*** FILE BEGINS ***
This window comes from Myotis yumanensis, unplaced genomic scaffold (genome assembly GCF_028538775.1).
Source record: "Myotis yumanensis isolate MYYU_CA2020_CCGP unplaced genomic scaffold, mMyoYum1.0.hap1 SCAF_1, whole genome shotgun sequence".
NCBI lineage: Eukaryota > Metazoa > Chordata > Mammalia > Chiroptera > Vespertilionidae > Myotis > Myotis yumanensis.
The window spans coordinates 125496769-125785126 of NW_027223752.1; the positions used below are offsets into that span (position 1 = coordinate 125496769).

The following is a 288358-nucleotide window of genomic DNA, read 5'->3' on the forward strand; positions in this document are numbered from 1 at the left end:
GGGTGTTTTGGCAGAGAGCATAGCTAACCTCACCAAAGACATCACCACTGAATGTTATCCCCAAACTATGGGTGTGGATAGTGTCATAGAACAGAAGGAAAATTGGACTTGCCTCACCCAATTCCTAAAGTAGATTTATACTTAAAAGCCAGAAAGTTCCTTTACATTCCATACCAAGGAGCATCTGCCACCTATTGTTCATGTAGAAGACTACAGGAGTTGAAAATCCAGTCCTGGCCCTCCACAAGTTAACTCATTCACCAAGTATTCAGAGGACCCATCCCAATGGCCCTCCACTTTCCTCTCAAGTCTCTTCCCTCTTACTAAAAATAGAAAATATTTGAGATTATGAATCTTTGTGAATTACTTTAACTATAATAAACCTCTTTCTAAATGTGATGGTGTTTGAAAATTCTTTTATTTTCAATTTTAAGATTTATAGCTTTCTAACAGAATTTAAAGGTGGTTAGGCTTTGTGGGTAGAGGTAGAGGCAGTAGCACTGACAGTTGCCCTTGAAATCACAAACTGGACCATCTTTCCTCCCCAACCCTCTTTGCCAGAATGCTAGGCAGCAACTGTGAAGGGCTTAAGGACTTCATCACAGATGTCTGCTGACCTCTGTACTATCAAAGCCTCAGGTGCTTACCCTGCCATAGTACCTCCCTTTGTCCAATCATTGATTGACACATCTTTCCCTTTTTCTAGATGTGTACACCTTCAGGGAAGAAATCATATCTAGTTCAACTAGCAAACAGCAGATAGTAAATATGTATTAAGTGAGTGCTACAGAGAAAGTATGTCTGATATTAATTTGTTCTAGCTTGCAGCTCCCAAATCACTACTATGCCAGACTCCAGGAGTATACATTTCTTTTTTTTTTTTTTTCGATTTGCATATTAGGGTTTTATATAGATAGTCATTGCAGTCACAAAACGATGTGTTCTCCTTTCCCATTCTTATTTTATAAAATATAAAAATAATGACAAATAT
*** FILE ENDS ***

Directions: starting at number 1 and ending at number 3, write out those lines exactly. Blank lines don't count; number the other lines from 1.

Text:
This window comes from Myotis yumanensis, unplaced genomic scaffold (genome assembly GCF_028538775.1).
Source record: "Myotis yumanensis isolate MYYU_CA2020_CCGP unplaced genomic scaffold, mMyoYum1.0.hap1 SCAF_1, whole genome shotgun sequence".
NCBI lineage: Eukaryota > Metazoa > Chordata > Mammalia > Chiroptera > Vespertilionidae > Myotis > Myotis yumanensis.